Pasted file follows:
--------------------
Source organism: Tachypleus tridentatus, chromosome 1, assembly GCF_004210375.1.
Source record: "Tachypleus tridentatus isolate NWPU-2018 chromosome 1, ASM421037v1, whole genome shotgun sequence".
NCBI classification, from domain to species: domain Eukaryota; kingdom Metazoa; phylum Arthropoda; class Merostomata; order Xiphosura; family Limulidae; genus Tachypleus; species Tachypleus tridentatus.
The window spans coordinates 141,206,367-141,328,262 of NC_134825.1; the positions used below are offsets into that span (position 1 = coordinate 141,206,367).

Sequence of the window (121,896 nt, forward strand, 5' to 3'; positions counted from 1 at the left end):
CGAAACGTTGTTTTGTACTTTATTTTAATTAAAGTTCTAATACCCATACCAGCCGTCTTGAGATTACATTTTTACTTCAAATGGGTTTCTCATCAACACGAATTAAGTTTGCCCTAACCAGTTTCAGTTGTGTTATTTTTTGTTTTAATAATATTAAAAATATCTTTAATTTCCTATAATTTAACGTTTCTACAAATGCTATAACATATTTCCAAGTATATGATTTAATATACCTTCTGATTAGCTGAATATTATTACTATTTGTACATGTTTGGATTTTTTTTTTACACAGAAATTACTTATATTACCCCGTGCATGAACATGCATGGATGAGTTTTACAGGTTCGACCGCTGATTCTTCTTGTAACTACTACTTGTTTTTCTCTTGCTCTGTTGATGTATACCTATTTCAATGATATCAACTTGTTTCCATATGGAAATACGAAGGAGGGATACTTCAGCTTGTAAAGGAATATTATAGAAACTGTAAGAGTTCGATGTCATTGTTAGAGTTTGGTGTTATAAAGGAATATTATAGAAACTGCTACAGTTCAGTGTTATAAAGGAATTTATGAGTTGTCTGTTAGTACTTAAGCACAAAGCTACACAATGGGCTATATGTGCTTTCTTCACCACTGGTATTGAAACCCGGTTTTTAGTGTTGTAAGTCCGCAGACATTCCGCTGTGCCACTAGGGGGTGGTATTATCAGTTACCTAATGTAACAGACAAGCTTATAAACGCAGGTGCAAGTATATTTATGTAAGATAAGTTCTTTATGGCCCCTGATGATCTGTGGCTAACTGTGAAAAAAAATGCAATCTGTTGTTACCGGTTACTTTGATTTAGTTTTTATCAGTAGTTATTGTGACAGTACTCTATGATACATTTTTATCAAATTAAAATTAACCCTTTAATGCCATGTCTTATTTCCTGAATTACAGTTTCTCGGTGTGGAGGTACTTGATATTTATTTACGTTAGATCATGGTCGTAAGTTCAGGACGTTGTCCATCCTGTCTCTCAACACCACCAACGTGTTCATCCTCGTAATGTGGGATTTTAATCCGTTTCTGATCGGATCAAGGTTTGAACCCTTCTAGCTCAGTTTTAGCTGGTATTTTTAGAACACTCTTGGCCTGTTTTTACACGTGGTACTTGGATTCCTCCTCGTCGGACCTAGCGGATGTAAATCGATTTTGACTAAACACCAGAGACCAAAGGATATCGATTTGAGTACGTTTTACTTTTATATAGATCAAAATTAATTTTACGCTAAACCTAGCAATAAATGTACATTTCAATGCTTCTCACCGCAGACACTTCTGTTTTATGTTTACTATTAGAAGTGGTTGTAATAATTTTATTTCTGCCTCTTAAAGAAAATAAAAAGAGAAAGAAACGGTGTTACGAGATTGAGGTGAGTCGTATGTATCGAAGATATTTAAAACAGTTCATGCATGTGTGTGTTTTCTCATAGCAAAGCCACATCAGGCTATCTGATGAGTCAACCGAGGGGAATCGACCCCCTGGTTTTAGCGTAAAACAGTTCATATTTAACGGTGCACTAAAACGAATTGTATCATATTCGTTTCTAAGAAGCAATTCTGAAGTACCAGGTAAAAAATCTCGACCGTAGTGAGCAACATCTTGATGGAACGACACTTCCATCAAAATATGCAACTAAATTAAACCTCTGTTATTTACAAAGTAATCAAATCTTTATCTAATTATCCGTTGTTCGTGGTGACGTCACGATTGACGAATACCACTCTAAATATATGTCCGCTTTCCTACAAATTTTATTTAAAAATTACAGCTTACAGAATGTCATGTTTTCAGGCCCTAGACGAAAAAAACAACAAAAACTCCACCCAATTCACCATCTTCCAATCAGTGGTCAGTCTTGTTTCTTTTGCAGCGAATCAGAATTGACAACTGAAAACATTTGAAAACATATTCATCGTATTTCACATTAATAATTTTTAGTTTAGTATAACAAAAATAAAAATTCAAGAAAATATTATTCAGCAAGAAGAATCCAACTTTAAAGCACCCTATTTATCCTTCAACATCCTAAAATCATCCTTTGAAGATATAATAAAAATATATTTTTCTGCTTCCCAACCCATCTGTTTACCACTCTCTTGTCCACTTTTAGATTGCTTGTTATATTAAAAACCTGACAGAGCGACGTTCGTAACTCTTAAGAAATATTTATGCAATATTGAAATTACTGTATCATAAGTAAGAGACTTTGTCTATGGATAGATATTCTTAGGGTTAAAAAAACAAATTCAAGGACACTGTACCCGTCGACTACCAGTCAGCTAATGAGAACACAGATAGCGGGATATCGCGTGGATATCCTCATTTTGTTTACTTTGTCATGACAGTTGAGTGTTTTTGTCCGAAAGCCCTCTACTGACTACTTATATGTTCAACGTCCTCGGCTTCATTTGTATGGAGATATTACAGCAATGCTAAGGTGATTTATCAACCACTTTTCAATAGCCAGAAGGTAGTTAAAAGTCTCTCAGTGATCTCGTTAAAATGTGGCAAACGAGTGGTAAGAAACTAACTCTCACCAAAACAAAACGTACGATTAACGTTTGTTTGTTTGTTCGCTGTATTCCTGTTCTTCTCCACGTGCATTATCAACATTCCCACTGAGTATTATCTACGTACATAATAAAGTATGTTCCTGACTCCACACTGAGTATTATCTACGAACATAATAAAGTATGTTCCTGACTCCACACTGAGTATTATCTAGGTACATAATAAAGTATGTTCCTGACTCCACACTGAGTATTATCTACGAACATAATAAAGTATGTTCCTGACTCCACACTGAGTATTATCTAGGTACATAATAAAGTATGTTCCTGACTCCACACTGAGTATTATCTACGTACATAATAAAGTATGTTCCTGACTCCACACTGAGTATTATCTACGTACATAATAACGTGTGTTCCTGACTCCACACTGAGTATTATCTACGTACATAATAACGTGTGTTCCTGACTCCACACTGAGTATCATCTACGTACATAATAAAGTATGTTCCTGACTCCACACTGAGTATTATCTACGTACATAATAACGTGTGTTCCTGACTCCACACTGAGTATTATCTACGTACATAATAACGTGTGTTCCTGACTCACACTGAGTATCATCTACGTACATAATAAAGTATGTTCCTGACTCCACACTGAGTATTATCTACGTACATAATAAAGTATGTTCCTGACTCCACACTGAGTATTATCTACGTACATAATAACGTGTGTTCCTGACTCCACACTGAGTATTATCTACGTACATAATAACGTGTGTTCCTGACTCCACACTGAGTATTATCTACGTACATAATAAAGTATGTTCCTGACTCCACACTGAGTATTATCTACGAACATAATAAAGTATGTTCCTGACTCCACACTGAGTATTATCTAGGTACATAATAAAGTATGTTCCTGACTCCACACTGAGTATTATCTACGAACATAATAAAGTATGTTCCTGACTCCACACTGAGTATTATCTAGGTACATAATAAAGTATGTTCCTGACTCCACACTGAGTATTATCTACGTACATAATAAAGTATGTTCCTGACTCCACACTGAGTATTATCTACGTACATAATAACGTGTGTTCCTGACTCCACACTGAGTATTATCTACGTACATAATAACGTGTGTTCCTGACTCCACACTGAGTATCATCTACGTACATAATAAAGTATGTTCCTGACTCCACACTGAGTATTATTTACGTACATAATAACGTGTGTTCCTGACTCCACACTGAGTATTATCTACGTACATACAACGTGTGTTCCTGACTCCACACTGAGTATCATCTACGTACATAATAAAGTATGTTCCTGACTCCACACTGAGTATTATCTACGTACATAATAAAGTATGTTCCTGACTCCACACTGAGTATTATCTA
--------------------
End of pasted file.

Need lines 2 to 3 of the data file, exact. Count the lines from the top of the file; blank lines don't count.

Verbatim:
Source record: "Tachypleus tridentatus isolate NWPU-2018 chromosome 1, ASM421037v1, whole genome shotgun sequence".
NCBI classification, from domain to species: domain Eukaryota; kingdom Metazoa; phylum Arthropoda; class Merostomata; order Xiphosura; family Limulidae; genus Tachypleus; species Tachypleus tridentatus.